Payday lenders provide short-term, small-dollar loans to borrowers who need cash fast. Usually, you won't have to undergo a credit check to get funds, and your payment will be due in two to four weeks.
But many borrowers are unable to repay their payday loans in one two-to-four-week term. This can make an already expensive debt even costlier, especially if you have multiple payday loans. To get out of the payday loan cycle, consumers can consider payday loan consolidation.
What Is Payday Loan Consolidation?
When you consolidate payday loans, you combine multiple loans so that you can make one payment toward your debt, instead of several.
"I would define a payday loan consolidation as any method that will allow you to escape the payday loan cycle," says Omari Hall, learning experience designer at GreenPath Financial Wellness. The payday loan cycle, Hall says, is the experience of being forced to repay the full amount that you borrowed in a short amount of time with a large amount of interest.
You can consolidate payday loans by taking out a consolidation loan or by using a program for debt management or debt settlement, says Anissa Schultz, director of debt management at Credit Advisors Foundation.
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What Is the Best Way to Pursue Payday Loan Consolidation?
The appropriate choice depends on your situation, but you have options.
Debt Consolidation Loans
A debt consolidation loan can offer advantages including much lower interest rates for consumers who qualify.
"It is going to usually involve a credit check, so it does limit the availability for folks who have seriously impaired credit, but it is still probably the best option," says Martin Lynch, director of education at Cambridge Credit Counseling and president of the Financial Counseling Association of America. "I know replacing a loan with another loan doesn't sound appealing on the surface, but if you can benefit from a much better interest rate and only a moderately lengthened term, then you're better off."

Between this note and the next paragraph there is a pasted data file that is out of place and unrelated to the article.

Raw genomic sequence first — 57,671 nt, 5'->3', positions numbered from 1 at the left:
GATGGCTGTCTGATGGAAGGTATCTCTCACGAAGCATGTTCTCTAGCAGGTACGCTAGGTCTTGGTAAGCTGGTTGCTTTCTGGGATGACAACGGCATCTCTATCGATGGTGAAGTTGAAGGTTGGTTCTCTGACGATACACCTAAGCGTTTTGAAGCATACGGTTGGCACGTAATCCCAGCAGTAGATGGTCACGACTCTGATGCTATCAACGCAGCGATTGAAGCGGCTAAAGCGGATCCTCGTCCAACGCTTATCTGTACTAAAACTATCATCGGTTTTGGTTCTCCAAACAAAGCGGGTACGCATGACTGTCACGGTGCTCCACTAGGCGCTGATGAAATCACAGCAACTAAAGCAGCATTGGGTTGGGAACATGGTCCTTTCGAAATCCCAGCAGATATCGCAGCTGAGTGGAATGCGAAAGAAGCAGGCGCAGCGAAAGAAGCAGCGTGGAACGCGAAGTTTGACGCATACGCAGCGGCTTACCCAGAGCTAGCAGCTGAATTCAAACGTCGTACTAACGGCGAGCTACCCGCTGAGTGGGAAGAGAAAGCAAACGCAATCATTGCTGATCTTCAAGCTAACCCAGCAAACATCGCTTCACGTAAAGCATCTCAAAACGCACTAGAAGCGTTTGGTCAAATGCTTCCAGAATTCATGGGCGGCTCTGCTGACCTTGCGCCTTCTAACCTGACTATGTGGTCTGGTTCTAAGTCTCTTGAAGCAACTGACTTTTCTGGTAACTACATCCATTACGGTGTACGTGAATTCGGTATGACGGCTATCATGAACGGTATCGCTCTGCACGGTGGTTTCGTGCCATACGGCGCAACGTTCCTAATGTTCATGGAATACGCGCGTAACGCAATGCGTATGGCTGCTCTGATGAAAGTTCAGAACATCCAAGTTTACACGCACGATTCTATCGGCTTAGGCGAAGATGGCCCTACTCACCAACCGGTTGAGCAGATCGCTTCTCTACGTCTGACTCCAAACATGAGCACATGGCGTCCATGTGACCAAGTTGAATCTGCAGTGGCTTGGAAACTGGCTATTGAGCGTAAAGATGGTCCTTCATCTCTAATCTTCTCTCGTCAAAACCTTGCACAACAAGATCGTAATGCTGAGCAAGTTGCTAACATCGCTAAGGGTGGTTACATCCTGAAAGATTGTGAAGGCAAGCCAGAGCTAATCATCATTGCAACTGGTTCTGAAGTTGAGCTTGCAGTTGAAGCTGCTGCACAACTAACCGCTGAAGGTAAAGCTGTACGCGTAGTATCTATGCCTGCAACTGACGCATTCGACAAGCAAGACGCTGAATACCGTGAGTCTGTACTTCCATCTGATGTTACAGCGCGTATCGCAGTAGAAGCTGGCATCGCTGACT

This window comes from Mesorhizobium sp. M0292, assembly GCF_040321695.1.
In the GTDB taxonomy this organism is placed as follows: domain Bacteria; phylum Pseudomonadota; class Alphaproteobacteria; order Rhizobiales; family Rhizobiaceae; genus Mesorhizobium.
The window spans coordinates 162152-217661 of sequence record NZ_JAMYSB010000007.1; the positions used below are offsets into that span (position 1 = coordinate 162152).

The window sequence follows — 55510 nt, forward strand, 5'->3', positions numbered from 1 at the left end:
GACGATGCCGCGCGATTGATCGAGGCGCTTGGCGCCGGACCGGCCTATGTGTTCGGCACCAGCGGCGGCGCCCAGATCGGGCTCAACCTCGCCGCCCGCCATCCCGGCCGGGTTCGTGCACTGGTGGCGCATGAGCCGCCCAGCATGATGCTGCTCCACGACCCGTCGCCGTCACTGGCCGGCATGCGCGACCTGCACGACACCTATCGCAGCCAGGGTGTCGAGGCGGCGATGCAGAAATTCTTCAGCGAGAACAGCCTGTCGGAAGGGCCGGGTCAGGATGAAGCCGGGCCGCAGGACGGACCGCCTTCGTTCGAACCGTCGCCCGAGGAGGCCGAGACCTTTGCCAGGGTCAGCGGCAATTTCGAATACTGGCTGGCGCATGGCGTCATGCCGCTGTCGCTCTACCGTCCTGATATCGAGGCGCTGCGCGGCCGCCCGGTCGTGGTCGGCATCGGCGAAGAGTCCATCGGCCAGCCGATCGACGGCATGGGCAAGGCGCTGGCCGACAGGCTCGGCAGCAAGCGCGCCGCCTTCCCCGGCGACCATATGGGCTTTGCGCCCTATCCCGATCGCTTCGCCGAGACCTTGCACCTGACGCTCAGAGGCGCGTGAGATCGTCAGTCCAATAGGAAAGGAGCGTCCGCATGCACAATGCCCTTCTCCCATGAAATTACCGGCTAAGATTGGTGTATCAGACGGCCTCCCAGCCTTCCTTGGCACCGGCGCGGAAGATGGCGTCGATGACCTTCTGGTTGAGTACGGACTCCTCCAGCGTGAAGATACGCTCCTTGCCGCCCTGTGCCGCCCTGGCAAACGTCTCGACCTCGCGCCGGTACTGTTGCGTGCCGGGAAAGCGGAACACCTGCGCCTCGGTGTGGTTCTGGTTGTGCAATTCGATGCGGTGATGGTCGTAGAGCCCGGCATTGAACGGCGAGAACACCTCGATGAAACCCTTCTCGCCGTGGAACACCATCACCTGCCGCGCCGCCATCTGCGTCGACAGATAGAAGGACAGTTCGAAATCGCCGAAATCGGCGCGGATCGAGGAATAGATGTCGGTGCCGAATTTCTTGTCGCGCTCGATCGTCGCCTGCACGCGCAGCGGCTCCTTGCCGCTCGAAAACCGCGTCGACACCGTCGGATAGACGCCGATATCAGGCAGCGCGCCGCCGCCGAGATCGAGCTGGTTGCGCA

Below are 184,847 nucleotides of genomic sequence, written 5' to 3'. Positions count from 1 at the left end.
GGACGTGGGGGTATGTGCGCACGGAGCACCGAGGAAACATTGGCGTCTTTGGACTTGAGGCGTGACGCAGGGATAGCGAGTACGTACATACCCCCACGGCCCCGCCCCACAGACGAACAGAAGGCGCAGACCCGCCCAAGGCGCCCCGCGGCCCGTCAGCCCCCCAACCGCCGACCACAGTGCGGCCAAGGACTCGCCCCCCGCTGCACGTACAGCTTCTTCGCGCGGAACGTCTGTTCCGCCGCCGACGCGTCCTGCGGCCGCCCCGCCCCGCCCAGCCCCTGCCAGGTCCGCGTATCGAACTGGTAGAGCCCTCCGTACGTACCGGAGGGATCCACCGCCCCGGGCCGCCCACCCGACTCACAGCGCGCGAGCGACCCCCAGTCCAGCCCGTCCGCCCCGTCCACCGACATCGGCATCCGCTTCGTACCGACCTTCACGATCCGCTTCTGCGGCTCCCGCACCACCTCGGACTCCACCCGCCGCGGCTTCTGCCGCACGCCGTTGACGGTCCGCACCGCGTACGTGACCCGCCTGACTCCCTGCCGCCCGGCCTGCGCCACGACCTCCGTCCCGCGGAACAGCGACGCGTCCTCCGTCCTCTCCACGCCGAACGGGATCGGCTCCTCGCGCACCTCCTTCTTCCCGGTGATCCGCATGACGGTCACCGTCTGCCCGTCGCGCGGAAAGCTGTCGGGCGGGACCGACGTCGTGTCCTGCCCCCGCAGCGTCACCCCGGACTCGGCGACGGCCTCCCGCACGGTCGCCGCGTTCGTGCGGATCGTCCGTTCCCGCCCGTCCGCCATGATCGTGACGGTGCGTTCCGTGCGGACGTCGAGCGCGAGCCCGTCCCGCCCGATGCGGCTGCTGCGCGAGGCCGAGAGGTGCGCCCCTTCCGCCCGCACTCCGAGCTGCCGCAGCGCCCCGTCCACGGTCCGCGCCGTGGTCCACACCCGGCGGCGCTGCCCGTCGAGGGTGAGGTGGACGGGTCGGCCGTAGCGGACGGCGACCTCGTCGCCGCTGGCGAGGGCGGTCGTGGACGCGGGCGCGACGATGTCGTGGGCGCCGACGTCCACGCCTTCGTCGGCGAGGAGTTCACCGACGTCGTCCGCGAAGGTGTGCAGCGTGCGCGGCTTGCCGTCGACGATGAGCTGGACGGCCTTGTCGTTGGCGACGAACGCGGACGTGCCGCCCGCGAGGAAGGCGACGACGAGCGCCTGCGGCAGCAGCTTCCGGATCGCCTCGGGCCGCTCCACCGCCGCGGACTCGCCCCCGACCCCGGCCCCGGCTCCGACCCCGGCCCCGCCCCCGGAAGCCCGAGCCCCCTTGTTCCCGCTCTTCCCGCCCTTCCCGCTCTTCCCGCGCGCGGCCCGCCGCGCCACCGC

Consolidation loans generally appear on your credit report, while payday loans do not. Paying back a consolidation loan on time and in full can help your credit score in the long run, Lynch says.
Still, there can be risks to taking out a new loan. For the rare payday loan borrower with a decent credit score, a consolidation loan is a good way to stop high interest rates, Schultz says. But borrowers who start to default on consolidation loans could find themselves returning to payday loan companies for funds to pay off their consolidation loans. "Lending is not a good way to get out of debt," Schultz says.
Debt Management Plans
Either working with a credit counselor in a debt management program or getting a bank loan can be a good place to start, depending on your situation, Hall says, though he notes that payday loan borrowers may have trouble qualifying for traditional loans.
"In many cases, the folks that find themselves in these payday loan cycles often don't have super excellent credit, such that a traditional banking loan would be available to them," Hall says. At the same time, banks may not offer loans for low balances, such as $1,000.
Instead, consumers can consider debt management. This process involves a financial counselor who will work to reach an agreement with your creditors, according to the National Foundation for Credit Counseling. Your credit report will include a note indicating your participation in a debt management plan, though the NFCC says this won't hurt your credit score, and completing a DMP should help your credit score in the long term.
A DMP could stop additional fees from accruing on your debt, among other benefits. You may pay a monthly maintenance fee to participate in the debt management program, but that amount will be cost-effective, especially for consumers accustomed to paying high interest rates, Hall says.
A debt settlement company can try to reach an agreement with your creditors to have you pay less than you owe. But debt settlement is not right for everyone, and you should be aware of the risks.